I’m in the Owens Valley. Famous or infamous by Manzanar, the WWII Japanese Internment Camp, or the greet Los Angeles water robbery that created caustic conditions in the valley and effectively eliminated agriculture. I’ve been to the Valley three or four times, and I wanted to figure out why I keep on coming back. The place is beautiful, but …
There are many variables. There are great vistas, the Eastern Sierra looms to the west of the Valley. The area is desolate but has that minimalist esthetic. At Mono Lake and Lee Vining, there is the eastern entrance of Yosemite, one of Louise’s favorite places in the world. I worked for the town of Long Valley (Washington Township, Morris County, NJ). This area is referred to as the Long Valley Caldera. I studied Geology, and have a good, but currently misplaced friend, Janet Kempski, who is a volcanologist. The valley is chock a block full of all kinds of volcanoes.
Some of my favorites are in/near the town of Lee Vining. There are some excellent pumice volcanoes south of town, and there are the volcanoes in and by Mono Lake which were reported to be active in recorded history. The southernmost one by the volcano has excellent examples of obsidian. Obsidian is a rock, but looks like black glass and fractures just like glass. Native Americans used the Obsidian to construct tools.
Yesterday Al Jaffa, a friend who agreed to follow me up the valley from Death Valley where we’d been hanging out between RV Rallies, decided not to head south towards warmer weather, but to take a chance and see whet we could to the north of the Valley. We lucked on a BLM Campsite. There is a table, and a fire ring, but there are no normal facilities like a dump station or water, but the price is right. The fee is $2.50 a night, and it’s level. So, we’re in an inexpensive, beautiful campground, and we’re self sufficient. We thought we’d see if we could make it to Mono Lake.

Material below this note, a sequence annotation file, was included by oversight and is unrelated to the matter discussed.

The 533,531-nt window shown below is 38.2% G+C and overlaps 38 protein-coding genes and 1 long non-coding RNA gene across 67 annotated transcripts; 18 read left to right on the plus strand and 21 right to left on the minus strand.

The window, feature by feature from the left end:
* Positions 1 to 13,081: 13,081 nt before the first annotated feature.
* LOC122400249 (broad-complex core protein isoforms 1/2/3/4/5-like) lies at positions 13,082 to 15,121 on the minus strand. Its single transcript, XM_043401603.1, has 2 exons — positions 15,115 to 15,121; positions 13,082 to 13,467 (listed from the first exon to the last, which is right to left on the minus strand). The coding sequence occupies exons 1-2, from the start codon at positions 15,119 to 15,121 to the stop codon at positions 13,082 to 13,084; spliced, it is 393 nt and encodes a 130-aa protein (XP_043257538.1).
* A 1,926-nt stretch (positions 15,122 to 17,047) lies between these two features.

No such luck, as we hit 7,800 in elevation, just past Mammoth Lakes, there was snow everywhere, and more importantly a notice from CALTRANS that vehicles had to have chains on board. Nope, I had none of those. Besides, everything I wanted to see and poke at was under a thick layer of snow. That, and the 20° weather was a slowing factor.
We stopped a geothermal power plant near Mammoth Lakes Ski area, and looked at leakage coming out of the ground (yes all those red and black lumps are volcanoes of indeterminate age.) It was the first time Al had seen a geothermal feature outside of a National Park. Louise and I discovered it back in 2012 when we explored the area during the Summer. On the way back to camp, we stopped at Mahogany smoked meats where I picked up some not-anywhere-close-to-diet-good-smoked-pork-loin-chops. Al picked up some jerky, and was kind enough to give me a taste. The Buffalo pepper dried was the best.
I hit a grocery store for some diet type food, while Al talked to friends and family, and we then headed to the famous Erick Schat’s Bakery. The place was packed like the NYC subway at rush hour. Maybe more packed. Al bought bread, I tasted the free samples.
From there, we continued to Copper Top BBQ for lunch. I’ve always looked for places that had a full parking lots and long lines, on the pre or tail end of mealtimes. Copper Top did not disappoint. There was a line, and the wait to order was about 20 minutes. We met a very nice Couple. Luke and Isabelle. He was from the Seattle area, and worked for Microsoft. She was from Los Angeles, but was quick to add that she wasn’t from there originally. They were very pleasant company while waiting. I ordered the pork ribs and Tri-Tip. Al got Tri Tip and pulled pork and said he was good for dinner for a week. He is slim and trim, I a not. I know why.